Polycystic kidney disease (PKD), the fourth leading cause of kidney failure worldwide, comes in two forms: autosomal dominant polycystic kidney disease (ADPKD) develops in adulthood and is quite common, while autosomal recessive polycystic kidney disease (ARPKD) is rare but frequently fatal. ADPKD is caused by mutations in either of two proteins, polycystin-1 and polycystin-2, while ARPKD is caused by mutations in a protein called fibrocystin. There is no cure or widely adopted clinical therapy for either form of the disease.
Polycystin-1, polycystin-2, and fibrocystin are all found in a cell's primary cilium, which acts as the cell's antenna and is intimately involved in human embryonic development as well as the development of certain diseases, including PKD. "What we don't know, and were hoping to better understand, is what goes wrong with these proteins in the cells of PKD patients and what kinds of therapies might help those cells," said Joseph Bonventre, MD, PhD (Brigham and Women's Hospital).
Dr. Bonventre and his colleagues Benjamin Freedman, PhD and Albert Lam, MD led a team of scientists at Brigham and Women's Hospital, the Mayo Clinic, and the Harvard Stem Cell Institute as they studied cells obtained from five PKD patients: three with ADPKD and two with ARPKD. The investigators reprogrammed patients' skin cells into induced pluripotent stem cells, which can give rise to many different cell types and tissues. When the researchers examined these cells under the microscope, they discovered that the polycystin-2 protein traveled normally to the antenna, or cilium, in cells from ARPKD patients, but it had trouble reaching the antenna in ADPKD patients. When they sequenced the DNA in these ADPKD patient cells, the investigators found mutations in the gene that encodes polycystin-1, suggesting that polycystin-1 helps shepherd polycystin-2 to the cilium.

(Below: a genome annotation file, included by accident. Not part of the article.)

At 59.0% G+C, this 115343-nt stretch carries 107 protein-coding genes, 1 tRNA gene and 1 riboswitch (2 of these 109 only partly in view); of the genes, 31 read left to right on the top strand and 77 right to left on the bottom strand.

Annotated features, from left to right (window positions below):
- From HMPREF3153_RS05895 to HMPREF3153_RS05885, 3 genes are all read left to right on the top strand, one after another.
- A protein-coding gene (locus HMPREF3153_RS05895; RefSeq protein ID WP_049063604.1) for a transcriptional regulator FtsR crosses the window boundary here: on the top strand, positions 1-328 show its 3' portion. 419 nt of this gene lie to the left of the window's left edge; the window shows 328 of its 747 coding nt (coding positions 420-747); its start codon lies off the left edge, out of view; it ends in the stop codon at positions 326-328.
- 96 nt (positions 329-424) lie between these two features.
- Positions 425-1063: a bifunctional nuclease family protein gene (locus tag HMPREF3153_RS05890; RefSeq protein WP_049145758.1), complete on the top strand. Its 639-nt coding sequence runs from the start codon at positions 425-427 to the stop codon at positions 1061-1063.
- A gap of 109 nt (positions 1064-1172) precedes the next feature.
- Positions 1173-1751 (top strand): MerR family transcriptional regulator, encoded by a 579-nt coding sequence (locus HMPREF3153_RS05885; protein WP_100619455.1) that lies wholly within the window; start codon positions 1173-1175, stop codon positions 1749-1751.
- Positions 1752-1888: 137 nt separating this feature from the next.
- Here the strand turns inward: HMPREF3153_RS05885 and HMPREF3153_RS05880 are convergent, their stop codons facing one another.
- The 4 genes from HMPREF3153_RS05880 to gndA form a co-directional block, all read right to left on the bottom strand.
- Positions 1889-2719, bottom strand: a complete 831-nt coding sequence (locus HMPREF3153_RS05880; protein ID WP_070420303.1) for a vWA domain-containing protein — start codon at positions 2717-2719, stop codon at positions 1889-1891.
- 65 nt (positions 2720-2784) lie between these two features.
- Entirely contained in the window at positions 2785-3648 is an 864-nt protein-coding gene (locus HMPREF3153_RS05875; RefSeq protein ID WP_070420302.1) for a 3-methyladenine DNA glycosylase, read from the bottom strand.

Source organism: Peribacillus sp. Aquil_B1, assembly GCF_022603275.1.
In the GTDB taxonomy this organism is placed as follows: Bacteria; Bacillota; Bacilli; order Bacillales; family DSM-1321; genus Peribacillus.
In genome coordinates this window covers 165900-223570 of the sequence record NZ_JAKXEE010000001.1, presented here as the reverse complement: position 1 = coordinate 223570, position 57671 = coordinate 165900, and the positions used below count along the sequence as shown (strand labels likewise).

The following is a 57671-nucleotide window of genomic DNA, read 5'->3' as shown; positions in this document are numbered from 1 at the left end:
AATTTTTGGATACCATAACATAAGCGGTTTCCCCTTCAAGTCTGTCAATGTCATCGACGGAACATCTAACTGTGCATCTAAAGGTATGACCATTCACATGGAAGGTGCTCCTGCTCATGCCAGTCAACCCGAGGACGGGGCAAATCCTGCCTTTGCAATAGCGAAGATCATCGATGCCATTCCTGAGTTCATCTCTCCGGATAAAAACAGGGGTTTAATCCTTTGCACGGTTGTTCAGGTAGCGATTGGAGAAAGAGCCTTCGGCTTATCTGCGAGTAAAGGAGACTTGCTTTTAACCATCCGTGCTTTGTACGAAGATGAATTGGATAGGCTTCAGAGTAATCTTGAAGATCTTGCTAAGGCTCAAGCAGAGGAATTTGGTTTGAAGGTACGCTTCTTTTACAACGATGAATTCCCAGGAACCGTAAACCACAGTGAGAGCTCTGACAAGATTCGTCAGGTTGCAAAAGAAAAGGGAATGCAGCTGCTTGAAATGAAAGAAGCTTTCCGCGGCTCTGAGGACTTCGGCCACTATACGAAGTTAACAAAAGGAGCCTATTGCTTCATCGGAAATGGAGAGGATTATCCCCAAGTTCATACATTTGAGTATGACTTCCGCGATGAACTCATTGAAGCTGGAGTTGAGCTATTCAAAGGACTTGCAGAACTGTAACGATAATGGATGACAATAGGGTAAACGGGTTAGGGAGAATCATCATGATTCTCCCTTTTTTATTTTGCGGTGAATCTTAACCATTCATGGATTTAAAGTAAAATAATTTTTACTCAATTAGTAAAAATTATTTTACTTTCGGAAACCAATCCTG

"When we added back a healthy form of polycystin-1 to our patient cells, it traveled to the cilium and brought its partner polycystin-2 with it, suggesting a possible therapeutic approach for PKD," explained Dr. Freedman. "This was the first time induced pluripotent stem cells have been used to study human kidney disease where a defect related to disease mechanisms has been found."
The researchers noted that reprogrammed stem cells from patients with ADPKD may also be useful for testing new therapeutics before trying them out in humans.
In an accompanying editorial, Alexis Hofherr, MD and Michael Köttgen, MD (University Medical Centre, in Freiburg, Germany) stated that the study has "laid the groundwork for using induced pluripotent stem cells in PKD research. This important step forward will provide novel opportunities to model PKD pathogenesis with human cells with defined patient mutations."